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Monday, October 1, 2007

Zero tolerance equals no brains

Despite what Greenville County school officials say, the school district for years has effectively operated with a "zero tolerance" policy for certain youthful mistakes. I've always thought "no brains" was a better description of such harsh measures than "zero tolerance."

At a time that school officials and community leaders fret and stew over this community's high drop-out rate, we have a school district that has a "one strike and you're out" approach to punishment for certain misdeeds. In our own school district, such policies have resulted in good kids being kicked out of school for silly mistakes such as using a plastic knife to cut Styrofoam for a project at school, using a steak knife during an after-school project to cut out cardboard badges and having a broken knife used to fix a stereo in a locked car.

Granted, allowing school officials who should be able to exercise discretion and plain common sense brings an element of human subjectivity into the punishment for certain foolish mistakes. But my heavens, if the criminal courts took this approach to punishment, we'd be executing people for holding up a bank or robbing a liquor store.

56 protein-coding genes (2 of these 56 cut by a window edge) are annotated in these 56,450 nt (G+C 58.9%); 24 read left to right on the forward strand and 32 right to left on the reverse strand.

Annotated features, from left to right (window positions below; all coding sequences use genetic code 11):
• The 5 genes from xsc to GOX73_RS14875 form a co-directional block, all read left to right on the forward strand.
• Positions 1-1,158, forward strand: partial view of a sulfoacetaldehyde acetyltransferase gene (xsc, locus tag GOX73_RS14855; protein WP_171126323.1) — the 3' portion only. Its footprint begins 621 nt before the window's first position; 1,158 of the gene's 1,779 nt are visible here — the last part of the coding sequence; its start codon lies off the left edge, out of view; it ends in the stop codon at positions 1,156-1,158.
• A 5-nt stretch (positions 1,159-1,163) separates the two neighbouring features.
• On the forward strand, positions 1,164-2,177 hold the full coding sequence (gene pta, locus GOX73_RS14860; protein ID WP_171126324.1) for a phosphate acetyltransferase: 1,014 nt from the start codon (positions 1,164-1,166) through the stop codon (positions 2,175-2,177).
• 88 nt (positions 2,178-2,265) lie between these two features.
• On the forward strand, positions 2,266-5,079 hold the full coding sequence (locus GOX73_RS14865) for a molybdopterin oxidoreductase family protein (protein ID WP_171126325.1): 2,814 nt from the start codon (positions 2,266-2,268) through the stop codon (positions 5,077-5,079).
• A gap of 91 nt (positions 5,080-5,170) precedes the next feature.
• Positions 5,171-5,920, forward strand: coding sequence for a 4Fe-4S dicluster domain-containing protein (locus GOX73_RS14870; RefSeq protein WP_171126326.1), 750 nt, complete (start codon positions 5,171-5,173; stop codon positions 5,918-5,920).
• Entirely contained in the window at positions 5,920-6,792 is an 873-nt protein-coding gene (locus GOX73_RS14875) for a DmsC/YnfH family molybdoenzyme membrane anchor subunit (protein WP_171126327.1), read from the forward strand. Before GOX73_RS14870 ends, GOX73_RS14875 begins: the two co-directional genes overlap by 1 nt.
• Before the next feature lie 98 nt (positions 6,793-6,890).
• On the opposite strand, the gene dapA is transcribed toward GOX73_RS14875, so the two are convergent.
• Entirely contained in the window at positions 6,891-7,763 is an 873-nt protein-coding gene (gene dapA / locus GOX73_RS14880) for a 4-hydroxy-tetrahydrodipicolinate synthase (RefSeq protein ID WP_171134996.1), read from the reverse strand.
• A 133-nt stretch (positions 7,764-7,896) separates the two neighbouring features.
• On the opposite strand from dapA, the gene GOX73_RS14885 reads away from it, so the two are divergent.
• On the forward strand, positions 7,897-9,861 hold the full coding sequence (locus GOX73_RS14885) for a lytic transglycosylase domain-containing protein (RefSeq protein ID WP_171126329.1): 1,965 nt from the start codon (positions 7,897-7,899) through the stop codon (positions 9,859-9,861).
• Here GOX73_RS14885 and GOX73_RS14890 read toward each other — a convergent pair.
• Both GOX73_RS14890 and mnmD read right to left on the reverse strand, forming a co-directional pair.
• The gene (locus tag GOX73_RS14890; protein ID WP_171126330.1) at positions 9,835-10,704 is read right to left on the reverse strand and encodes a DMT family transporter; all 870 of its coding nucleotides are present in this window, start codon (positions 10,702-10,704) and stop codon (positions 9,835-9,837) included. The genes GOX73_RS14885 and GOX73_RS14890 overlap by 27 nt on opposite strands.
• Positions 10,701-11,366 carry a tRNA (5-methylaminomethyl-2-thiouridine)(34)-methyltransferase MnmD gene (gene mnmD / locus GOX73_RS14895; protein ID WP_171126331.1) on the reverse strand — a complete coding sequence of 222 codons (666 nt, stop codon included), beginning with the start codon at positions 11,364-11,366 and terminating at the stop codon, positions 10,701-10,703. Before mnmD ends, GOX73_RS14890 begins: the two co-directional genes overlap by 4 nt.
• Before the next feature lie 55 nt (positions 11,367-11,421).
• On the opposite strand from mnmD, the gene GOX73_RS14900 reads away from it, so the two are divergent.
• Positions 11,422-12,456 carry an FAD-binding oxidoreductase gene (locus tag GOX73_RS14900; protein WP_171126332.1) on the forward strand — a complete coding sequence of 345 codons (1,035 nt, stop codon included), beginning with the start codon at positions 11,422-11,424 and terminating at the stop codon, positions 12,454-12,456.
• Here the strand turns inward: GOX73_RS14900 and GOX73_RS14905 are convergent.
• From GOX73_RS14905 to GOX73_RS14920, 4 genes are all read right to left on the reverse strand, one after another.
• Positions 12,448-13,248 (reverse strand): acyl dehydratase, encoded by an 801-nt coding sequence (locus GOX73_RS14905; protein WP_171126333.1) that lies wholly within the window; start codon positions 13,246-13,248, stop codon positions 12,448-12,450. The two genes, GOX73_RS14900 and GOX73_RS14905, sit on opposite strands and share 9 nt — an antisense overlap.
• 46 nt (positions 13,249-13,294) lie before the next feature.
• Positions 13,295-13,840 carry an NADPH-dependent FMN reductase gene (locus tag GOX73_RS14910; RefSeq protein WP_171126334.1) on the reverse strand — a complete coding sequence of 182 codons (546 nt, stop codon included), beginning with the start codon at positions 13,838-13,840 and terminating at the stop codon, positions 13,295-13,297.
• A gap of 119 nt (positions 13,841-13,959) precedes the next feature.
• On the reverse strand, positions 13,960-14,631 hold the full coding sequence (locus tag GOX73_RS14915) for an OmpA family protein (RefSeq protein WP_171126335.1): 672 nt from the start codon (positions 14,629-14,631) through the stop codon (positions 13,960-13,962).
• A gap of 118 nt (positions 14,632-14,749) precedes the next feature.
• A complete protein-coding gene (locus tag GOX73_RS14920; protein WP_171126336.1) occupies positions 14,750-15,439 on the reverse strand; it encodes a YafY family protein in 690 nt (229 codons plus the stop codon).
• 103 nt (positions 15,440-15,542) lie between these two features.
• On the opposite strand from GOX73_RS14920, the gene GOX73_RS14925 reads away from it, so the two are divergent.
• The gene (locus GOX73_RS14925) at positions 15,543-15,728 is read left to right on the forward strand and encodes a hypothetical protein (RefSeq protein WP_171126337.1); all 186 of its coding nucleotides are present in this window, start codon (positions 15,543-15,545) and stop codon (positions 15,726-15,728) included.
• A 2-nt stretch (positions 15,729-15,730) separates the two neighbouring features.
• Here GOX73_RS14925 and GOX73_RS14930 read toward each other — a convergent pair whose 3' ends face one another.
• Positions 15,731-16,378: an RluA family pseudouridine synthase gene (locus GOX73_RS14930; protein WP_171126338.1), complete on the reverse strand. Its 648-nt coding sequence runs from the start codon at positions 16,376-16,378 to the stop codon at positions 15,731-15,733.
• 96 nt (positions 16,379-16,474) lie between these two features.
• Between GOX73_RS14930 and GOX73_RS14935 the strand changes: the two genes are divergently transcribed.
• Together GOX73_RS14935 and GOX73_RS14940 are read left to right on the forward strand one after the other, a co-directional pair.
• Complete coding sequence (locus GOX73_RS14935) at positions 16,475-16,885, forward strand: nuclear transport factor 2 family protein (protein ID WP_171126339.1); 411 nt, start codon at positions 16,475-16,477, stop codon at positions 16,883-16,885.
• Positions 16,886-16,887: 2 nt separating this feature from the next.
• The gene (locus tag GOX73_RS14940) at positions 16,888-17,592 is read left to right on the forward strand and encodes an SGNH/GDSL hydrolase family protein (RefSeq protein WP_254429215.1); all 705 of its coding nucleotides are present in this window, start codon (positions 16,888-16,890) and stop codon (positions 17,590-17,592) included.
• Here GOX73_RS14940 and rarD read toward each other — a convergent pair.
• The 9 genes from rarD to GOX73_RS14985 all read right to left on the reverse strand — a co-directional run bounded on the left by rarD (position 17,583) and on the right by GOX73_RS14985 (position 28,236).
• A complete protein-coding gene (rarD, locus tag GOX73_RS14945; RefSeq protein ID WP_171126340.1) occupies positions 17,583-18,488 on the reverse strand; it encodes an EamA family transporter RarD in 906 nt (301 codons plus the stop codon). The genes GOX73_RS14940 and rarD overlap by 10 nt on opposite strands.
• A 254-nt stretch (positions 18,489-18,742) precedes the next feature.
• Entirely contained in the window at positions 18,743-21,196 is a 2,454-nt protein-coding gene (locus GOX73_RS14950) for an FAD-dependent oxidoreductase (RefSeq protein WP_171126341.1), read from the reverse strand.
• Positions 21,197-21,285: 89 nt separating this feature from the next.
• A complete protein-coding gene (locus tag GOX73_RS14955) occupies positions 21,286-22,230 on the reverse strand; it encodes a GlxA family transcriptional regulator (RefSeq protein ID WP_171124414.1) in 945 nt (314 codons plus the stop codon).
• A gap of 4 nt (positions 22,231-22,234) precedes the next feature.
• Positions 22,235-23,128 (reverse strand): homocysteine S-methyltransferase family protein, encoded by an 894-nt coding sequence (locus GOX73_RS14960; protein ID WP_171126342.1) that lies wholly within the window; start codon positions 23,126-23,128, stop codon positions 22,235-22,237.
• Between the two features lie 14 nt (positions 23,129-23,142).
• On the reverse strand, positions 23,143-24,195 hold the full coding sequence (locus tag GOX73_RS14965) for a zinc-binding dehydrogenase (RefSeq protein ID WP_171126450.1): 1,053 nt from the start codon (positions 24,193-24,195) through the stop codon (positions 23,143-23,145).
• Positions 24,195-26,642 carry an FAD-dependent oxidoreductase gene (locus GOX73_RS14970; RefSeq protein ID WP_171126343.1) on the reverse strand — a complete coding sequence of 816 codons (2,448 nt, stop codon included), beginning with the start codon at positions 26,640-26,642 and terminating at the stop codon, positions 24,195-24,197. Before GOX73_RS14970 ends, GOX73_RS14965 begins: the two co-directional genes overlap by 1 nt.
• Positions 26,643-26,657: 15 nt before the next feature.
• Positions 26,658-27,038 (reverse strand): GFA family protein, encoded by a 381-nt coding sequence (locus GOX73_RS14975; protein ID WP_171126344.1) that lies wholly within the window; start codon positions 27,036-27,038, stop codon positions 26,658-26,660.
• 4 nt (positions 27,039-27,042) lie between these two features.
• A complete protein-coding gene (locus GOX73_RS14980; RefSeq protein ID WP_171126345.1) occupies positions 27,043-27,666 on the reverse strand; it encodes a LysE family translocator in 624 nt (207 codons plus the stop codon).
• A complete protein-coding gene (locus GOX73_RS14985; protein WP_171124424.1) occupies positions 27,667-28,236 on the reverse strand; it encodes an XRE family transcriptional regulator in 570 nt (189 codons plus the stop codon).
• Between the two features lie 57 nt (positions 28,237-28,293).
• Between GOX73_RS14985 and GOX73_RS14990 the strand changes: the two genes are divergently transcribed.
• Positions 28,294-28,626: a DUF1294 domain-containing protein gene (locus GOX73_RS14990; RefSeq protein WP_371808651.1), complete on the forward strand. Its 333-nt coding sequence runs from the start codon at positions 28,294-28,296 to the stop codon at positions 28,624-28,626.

The good news is this: some trustees are showing some commendable courage, and now a trustee committee will review the district's policy regarding explusion. Trustee Megan Hickerson reportedly brought up this matter after discussions with community and board members. Good for her!

There are times that students should be expelled from school in a skinny minute. Think attacking another student with a weapon. Or getting caught with alcohol more than once. Or hitting a teacher.

But a young person shouldn't have his or her future ruined -- or at least significantly sidetracked -- because of some foolish mistake that does not reflect student's record and isn't consistent with that student's character.

The School Board owes it to this community, to parents, but especially to students, to come up with a policy that maintains order and safety, but does so in a way that doesn't destroy the lives of young people who slip up badly one time.

Posted by Beth Padgett on September 27, 2007 05:24 PM | Permalink

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